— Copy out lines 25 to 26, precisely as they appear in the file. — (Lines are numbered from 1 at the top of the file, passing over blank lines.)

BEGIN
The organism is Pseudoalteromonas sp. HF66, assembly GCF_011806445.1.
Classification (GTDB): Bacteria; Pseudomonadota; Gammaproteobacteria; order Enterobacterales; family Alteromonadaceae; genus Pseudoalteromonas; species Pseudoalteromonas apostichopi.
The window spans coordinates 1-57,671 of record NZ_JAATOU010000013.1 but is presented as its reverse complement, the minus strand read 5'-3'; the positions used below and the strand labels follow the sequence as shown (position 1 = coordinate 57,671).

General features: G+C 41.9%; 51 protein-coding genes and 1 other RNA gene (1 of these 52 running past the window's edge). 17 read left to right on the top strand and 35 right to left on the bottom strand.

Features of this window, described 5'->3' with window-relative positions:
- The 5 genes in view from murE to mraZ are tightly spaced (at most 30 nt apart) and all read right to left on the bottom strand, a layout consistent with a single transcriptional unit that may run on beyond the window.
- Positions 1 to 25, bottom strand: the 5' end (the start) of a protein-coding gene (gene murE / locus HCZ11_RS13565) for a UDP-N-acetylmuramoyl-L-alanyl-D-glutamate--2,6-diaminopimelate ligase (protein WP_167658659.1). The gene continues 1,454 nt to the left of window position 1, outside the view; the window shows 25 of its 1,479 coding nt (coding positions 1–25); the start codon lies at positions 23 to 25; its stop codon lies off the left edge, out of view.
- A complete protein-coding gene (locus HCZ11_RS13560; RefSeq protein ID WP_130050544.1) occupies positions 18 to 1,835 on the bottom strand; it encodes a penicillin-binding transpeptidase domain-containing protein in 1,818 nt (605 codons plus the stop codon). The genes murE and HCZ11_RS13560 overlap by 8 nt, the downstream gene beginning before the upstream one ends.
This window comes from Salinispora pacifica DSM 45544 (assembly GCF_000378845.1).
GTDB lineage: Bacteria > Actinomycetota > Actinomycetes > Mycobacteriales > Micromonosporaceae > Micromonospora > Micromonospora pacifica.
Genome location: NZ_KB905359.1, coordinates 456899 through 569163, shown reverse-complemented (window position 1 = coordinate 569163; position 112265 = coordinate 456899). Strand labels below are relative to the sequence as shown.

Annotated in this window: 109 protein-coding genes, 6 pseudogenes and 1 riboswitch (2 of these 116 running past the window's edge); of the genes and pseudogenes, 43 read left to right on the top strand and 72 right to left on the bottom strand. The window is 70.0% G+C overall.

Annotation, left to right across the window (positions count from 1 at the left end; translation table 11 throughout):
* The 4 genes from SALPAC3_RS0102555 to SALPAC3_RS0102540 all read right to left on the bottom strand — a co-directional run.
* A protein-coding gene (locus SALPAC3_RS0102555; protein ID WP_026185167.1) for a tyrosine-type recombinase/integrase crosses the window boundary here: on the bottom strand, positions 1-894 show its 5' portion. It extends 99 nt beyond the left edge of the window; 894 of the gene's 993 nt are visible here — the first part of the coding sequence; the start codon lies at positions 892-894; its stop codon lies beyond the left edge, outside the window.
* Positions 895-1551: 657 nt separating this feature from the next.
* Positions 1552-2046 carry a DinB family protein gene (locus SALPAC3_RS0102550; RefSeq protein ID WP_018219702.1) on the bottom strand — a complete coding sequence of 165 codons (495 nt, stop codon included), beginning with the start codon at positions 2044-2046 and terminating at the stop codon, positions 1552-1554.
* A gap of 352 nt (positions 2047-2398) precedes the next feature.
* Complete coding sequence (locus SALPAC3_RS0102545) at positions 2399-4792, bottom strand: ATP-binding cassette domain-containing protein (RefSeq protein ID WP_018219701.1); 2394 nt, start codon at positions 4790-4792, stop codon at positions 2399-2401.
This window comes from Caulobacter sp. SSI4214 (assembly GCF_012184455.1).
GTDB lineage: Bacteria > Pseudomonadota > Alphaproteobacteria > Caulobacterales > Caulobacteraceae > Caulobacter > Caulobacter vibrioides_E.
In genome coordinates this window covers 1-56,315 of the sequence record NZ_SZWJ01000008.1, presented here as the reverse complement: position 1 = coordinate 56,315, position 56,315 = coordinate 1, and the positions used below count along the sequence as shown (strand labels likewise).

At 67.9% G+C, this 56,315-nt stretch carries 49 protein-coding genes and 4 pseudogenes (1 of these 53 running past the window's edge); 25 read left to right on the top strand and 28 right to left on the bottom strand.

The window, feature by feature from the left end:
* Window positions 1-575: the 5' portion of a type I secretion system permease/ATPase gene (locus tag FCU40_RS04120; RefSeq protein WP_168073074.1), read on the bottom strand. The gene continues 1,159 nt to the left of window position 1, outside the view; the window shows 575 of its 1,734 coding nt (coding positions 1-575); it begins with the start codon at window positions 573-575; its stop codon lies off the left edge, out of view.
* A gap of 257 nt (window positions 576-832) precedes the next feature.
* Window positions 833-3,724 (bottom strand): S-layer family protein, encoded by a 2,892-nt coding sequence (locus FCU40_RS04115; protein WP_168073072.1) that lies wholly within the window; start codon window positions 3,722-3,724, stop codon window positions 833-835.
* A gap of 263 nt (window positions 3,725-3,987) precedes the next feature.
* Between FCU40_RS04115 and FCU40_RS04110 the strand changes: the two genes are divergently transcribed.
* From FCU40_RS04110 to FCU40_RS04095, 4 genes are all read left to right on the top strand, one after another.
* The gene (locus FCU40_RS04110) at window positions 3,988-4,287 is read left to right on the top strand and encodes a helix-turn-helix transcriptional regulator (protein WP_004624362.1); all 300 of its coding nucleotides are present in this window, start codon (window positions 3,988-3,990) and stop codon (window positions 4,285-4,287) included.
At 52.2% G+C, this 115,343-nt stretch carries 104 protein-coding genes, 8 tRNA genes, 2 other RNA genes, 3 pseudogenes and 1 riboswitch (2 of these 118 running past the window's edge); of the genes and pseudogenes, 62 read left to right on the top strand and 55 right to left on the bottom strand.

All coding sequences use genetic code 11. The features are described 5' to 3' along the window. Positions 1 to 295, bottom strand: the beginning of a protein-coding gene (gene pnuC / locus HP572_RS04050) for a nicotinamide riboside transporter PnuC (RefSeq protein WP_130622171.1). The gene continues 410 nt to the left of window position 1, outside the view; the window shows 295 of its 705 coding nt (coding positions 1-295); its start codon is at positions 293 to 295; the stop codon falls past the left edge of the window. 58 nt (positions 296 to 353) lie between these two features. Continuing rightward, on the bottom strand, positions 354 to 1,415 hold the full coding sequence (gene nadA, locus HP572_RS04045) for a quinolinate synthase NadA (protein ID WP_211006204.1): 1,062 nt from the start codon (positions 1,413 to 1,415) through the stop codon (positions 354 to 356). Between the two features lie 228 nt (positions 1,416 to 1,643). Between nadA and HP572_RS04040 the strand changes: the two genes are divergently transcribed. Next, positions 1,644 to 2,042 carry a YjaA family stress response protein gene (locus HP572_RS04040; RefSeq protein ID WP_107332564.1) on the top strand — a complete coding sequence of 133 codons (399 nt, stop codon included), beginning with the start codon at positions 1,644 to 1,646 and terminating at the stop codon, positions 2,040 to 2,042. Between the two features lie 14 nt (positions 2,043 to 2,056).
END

* Window positions 1-575: the 5' portion of a type I secretion system permease/ATPase gene (locus tag FCU40_RS04120; RefSeq protein WP_168073074.1), read on the bottom strand. The gene continues 1,159 nt to the left of window position 1, outside the view; the window shows 575 of its 1,734 coding nt (coding positions 1-575); it begins with the start codon at window positions 573-575; its stop codon lies off the left edge, out of view.
* A gap of 257 nt (window positions 576-832) precedes the next feature.